It’s that time of the year again. The hard training that the children had to go through, over the past six months is going to avail the promised benefits, but in all this getting-‘recruited’-in-elite-schools process, the drilling and the grilling was done on the wrong ward, or maybe by the wrong parent here.
Every school in Kashmir has opened ‘admission for all’ falling under the age group of 3+ but the criteria for submitting the admission form states something which doesn’t sound a whole lot like it is for all. Parents, who are interested in sending their trained wards into the ‘elite’ schools of Kashmir, complain of school authorities being biased, preferring only the literate parents, who come from influential backgrounds.
Amin Mattoo, who earns ‘more than enough’ to afford his son’s school and tuition fee in any of the elite schools of Kashmir, lacks the qualification these schools are asking for, for the admission of his three year old son.
Mattoo wanted to send his kid to a missionary school known as the ‘Burn Hall’, but after seeing the criteria, with a heavy heart, he dropped this idea. The criteria demanded a qualification certificate of both the parents, for the admission form submission. He dropped his ‘missionary school’ idea and moved on to compromise with another school for his kid’s future.
“My son is so active and witty that I was sure of his selection, but the school’s criteria didn’t even allow him to reach to a stage where he would’ve shown his capabilities,” Mattoo says in a very low voice.
Lack of awareness back in Mattoo’s childhood kept him from getting good quality education and now because of his childhood negligence, his little kid is suffering.
“It is sad to know that if I couldn’t get the education I deserved, my son also won’t be able to get it because of a reason I still can’t understand,” he adds.
There are many other parents who ask the same question about the purpose of these elite schools.
“We are not educated ourselves. Why does a kid need a doctorate parent while he can be admitted in a quality school that will serve the purpose? Isn’t that the reason we send our kids to these elite schools?” says Mattoo’s wife.
Most of the people who are from the business class in Kashmir are under-educated and with each passing day, the criteria for school admissions keeps on getting difficult for these otherwise financially secure, academically insecure, people.
Not from the same working background, but an educated father who works as a medical representative is nervous for his child to get admitted in a school he wanted his only son to go to. Tanzeem Sofi (name changed) and his wife are both educated and working but yet they feel uncertain for their child’s form to get accepted.
“My wife being educated, has been spending her day and night in preparing our child for the interview and now something new has popped up: submission of our residence proof.”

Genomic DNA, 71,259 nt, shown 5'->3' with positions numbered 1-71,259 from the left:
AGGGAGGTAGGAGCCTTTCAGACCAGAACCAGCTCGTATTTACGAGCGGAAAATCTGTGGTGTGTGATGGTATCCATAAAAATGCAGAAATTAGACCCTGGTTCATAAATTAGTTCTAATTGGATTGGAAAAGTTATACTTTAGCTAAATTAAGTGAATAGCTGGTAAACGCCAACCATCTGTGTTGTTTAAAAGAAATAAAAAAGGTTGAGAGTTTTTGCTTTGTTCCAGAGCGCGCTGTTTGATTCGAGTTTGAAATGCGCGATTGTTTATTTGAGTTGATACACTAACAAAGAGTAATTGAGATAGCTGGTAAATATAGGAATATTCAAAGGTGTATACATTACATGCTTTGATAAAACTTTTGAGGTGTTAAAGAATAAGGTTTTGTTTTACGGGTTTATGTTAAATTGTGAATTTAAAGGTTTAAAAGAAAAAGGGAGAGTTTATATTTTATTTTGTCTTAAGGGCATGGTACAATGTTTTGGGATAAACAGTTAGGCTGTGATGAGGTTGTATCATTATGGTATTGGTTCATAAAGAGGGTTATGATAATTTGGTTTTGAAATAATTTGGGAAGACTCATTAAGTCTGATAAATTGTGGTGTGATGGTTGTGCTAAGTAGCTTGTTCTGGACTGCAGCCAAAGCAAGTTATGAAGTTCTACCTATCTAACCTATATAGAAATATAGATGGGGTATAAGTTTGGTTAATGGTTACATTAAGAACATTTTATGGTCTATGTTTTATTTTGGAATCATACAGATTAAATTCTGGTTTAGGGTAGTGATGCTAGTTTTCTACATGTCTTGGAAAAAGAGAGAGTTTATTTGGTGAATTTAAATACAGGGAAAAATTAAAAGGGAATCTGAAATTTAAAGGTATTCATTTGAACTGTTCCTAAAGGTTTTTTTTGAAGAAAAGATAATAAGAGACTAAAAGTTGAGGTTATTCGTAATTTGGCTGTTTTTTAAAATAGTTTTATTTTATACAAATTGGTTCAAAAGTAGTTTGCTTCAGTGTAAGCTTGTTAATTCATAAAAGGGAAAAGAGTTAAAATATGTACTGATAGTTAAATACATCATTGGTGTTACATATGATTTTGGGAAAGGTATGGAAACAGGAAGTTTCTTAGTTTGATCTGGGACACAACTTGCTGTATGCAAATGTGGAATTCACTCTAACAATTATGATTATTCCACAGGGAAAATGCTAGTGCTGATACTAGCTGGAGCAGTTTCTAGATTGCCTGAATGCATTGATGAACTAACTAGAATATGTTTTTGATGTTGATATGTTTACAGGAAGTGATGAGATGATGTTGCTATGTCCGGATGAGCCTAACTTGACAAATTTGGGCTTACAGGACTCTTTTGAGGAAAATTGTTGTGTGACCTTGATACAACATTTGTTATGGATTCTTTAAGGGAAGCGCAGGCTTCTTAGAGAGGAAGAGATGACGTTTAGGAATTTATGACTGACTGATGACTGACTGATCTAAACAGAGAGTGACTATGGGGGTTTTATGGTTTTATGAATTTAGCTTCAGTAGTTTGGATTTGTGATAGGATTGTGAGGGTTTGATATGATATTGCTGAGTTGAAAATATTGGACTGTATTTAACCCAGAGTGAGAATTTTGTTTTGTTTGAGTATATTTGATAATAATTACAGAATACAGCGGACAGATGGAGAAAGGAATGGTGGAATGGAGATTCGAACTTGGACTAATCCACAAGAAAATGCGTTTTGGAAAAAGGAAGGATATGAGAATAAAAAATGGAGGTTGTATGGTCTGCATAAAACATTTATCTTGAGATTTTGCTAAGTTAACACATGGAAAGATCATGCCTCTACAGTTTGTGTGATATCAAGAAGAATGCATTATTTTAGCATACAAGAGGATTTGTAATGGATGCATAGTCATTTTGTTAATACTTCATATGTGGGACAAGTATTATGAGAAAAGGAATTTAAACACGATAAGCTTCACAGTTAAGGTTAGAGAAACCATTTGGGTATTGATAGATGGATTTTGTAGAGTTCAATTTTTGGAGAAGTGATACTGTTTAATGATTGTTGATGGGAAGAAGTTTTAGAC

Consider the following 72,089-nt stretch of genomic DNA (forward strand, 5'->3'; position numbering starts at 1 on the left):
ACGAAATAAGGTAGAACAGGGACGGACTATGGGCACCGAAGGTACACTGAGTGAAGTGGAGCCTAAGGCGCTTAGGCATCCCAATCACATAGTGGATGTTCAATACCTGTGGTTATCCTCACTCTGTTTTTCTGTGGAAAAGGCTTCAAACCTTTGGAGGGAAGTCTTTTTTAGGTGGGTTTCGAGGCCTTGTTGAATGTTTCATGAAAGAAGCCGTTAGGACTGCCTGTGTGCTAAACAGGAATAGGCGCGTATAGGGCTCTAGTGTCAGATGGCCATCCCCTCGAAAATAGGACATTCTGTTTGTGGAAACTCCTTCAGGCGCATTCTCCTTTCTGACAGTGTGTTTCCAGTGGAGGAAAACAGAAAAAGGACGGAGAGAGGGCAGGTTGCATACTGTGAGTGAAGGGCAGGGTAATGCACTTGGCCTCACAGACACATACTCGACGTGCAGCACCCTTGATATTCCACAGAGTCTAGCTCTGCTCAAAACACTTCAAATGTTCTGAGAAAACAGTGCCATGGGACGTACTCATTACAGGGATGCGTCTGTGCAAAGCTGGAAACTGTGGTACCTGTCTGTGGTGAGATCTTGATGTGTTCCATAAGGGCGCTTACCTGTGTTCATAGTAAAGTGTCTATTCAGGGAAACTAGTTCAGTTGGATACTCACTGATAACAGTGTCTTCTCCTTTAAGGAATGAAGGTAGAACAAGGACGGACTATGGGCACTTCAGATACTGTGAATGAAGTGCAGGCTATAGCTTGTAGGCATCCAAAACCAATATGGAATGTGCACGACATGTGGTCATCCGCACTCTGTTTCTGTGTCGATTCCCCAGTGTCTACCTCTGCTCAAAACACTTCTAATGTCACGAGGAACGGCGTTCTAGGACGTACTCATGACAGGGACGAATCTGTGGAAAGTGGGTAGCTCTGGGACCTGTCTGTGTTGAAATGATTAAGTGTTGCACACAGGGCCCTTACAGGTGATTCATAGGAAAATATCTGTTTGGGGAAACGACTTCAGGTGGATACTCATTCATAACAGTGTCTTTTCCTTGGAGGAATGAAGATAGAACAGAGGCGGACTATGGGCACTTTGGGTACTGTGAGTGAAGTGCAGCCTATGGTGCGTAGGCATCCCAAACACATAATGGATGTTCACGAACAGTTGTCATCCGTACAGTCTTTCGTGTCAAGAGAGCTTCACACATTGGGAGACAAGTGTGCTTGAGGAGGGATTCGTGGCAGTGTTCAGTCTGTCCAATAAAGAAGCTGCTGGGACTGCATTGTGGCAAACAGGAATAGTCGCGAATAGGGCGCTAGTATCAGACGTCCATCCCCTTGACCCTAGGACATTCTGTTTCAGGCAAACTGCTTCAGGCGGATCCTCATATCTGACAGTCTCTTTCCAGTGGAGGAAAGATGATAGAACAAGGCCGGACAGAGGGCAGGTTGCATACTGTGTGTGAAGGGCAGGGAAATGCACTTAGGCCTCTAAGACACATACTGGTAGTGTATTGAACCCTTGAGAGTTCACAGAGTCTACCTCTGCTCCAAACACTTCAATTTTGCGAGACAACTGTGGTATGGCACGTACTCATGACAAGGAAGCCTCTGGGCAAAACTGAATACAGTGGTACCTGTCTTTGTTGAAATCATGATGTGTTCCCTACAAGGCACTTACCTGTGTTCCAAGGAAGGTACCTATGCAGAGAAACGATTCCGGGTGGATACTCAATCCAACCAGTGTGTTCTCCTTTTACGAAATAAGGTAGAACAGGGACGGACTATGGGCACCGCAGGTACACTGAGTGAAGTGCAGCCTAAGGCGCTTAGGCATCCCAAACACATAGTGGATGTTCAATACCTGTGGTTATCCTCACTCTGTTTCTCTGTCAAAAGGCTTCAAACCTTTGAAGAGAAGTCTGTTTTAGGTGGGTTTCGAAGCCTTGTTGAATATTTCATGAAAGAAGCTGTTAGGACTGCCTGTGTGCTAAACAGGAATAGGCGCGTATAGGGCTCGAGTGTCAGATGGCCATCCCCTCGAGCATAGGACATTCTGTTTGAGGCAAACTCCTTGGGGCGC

“I am a resident of Sopore and my house here is still under construction,” explains Tanzeem.
Both these parents are also worried about their other personal documents that have been hard to find since those documents are temporally irrelevant.
Tanzeem’s wife points out that the submission of her discharge certificate from the hospital after delivering her baby and most categorically the submission of their income certificate.
“Shouldn’t it be enough to just afford the tuition fee? Why does anyone have to be royalty to get education in such schools?” she poses this question.
Necessary (or unnecessary) documents to be submitted by the parents are listed below:
- Qualification certificate of parents
- Electricity bill as residence proof
- Income certificate of the family
- Immunization card
- Discharge certificate of the mother after delivery
- Identification proof of both of the parents
- Date of Birth certificate of the child
A 2002 Tyndale Biscoe pass-out states how simple and easy it was back then to get admission in such schools. Amir, who belongs to a middle class family and whose parents aren’t that qualified either, has been an alumni of the most renowned school.
“When I had gone for an interview, it was me who was questioned and screened, not my parents. My parents didn’t get a chance to get quality education but I did and then so did my other siblings,” he says.
Unlike today’s parents Amir’s mother and father were fortunate enough to get him admitted in an elite school despite the fact that they lacked few of the criteria that has now been made mandatory.
Some parents fall behind in one category and some in other, while the criteria for admission keep getting added every other year.